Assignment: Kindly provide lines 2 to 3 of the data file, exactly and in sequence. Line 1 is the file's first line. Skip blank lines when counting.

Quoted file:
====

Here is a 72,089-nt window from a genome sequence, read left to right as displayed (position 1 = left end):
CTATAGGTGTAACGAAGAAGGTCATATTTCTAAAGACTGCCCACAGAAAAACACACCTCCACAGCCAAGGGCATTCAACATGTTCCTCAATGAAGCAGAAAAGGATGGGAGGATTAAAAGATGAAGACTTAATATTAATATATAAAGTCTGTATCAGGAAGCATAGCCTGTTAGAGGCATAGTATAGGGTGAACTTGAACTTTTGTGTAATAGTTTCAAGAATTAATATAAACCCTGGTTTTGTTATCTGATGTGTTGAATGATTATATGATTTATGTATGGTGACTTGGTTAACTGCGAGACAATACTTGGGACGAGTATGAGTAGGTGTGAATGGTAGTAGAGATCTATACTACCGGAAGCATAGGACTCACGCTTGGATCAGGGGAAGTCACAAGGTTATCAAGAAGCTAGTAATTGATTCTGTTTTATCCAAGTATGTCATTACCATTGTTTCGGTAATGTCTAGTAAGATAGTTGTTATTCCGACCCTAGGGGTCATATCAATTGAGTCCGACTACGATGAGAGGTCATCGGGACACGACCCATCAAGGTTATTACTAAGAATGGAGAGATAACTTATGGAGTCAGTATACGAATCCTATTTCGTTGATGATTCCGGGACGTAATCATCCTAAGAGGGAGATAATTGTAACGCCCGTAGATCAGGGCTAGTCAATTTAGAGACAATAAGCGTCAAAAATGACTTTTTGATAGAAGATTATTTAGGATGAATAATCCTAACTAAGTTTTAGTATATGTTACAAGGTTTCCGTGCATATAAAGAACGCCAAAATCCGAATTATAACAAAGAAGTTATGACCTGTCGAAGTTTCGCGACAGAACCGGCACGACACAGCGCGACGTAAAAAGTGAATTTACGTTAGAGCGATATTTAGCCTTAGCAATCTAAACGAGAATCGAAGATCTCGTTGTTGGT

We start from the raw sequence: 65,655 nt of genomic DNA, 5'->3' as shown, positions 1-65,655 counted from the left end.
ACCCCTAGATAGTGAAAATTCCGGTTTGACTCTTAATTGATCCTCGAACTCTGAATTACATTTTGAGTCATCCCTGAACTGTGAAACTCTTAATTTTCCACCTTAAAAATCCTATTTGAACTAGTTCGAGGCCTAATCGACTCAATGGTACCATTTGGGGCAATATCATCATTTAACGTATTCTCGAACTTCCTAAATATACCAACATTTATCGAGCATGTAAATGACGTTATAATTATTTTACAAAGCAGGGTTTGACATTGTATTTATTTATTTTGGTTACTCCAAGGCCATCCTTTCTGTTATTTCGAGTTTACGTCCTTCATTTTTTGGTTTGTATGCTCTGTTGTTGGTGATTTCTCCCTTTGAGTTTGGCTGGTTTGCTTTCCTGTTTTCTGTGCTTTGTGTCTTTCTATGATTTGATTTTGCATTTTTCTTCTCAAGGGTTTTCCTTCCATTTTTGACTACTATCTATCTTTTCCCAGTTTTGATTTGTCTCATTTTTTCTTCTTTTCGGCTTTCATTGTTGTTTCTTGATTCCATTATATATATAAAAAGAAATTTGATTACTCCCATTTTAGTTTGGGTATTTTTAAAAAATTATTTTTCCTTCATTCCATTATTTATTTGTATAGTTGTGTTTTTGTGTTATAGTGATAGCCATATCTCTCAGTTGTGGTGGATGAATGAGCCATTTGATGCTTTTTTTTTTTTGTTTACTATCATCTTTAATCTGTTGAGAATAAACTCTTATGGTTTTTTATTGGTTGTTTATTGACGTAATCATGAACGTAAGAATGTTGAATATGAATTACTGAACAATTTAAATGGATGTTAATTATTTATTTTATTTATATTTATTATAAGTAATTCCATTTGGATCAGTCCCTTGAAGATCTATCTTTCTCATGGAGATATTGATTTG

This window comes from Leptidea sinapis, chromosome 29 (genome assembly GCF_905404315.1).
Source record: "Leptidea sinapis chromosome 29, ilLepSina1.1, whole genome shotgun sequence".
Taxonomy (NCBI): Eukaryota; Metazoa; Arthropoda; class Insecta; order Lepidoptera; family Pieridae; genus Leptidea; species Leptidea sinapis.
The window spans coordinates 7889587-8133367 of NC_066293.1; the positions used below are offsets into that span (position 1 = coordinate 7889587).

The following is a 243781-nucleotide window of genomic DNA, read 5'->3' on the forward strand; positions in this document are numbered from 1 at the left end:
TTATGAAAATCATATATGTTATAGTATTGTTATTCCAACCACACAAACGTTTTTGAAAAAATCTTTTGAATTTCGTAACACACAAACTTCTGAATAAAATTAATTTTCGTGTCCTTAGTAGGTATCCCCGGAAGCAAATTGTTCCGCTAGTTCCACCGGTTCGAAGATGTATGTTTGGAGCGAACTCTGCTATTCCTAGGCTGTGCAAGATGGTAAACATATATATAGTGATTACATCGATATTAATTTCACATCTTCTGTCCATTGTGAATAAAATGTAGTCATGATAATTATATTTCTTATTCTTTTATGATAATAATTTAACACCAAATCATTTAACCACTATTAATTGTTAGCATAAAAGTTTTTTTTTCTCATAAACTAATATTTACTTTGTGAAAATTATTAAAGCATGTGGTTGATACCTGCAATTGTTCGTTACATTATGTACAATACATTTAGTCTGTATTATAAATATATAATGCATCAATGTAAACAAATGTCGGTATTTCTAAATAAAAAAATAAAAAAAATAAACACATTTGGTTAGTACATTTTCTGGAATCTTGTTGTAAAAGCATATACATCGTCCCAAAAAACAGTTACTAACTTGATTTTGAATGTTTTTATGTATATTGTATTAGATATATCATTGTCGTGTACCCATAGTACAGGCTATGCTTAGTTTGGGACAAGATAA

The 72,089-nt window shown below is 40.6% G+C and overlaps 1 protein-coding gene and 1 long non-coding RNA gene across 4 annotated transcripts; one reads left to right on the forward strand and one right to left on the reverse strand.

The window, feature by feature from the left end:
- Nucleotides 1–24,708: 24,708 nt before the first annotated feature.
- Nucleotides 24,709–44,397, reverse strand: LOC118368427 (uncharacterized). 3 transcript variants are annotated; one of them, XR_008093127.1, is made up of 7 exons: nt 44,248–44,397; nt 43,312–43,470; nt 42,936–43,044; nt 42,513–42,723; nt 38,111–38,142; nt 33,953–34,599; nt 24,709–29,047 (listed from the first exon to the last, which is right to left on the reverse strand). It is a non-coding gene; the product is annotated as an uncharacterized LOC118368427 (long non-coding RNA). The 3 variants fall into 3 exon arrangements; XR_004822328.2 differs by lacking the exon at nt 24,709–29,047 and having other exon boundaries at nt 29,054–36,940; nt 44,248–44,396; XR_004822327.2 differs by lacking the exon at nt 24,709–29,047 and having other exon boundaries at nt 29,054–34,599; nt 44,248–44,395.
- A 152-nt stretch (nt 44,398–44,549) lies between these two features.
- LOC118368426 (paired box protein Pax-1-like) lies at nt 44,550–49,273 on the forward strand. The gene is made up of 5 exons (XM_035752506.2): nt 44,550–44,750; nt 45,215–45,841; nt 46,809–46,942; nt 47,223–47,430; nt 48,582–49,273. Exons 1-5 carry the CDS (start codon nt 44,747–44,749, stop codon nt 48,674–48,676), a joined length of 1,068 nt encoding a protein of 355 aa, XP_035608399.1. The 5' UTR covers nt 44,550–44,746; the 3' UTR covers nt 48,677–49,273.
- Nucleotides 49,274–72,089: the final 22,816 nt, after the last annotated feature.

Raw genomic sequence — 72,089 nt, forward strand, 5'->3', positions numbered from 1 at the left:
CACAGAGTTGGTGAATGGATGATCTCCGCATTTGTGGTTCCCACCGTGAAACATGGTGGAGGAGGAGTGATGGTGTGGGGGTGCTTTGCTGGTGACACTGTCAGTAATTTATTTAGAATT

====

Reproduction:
CTATAGGTGTAACGAAGAAGGTCATATTTCTAAAGACTGCCCACAGAAAAACACACCTCCACAGCCAAGGGCATTCAACATGTTCCTCAATGAAGCAGAAAAGGATGGGAGGATTAAAAGATGAAGACTTAATATTAATATATAAAGTCTGTATCAGGAAGCATAGCCTGTTAGAGGCATAGTATAGGGTGAACTTGAACTTTTGTGTAATAGTTTCAAGAATTAATATAAACCCTGGTTTTGTTATCTGATGTGTTGAATGATTATATGATTTATGTATGGTGACTTGGTTAACTGCGAGACAATACTTGGGACGAGTATGAGTAGGTGTGAATGGTAGTAGAGATCTATACTACCGGAAGCATAGGACTCACGCTTGGATCAGGGGAAGTCACAAGGTTATCAAGAAGCTAGTAATTGATTCTGTTTTATCCAAGTATGTCATTACCATTGTTTCGGTAATGTCTAGTAAGATAGTTGTTATTCCGACCCTAGGGGTCATATCAATTGAGTCCGACTACGATGAGAGGTCATCGGGACACGACCCATCAAGGTTATTACTAAGAATGGAGAGATAACTTATGGAGTCAGTATACGAATCCTATTTCGTTGATGATTCCGGGACGTAATCATCCTAAGAGGGAGATAATTGTAACGCCCGTAGATCAGGGCTAGTCAATTTAGAGACAATAAGCGTCAAAAATGACTTTTTGATAGAAGATTATTTAGGATGAATAATCCTAACTAAGTTTTAGTATATGTTACAAGGTTTCCGTGCATATAAAGAACGCCAAAATCCGAATTATAACAAAGAAGTTATGACCTGTCGAAGTTTCGCGACAGAACCGGCACGACACAGCGCGACGTAAAAAGTGAATTTACGTTAGAGCGATATTTAGCCTTAGCAATCTAAACGAGAATCGAAGATCTCGTTGTTGGT

We start from the raw sequence: 65,655 nt of genomic DNA, 5'->3' as shown, positions 1-65,655 counted from the left end.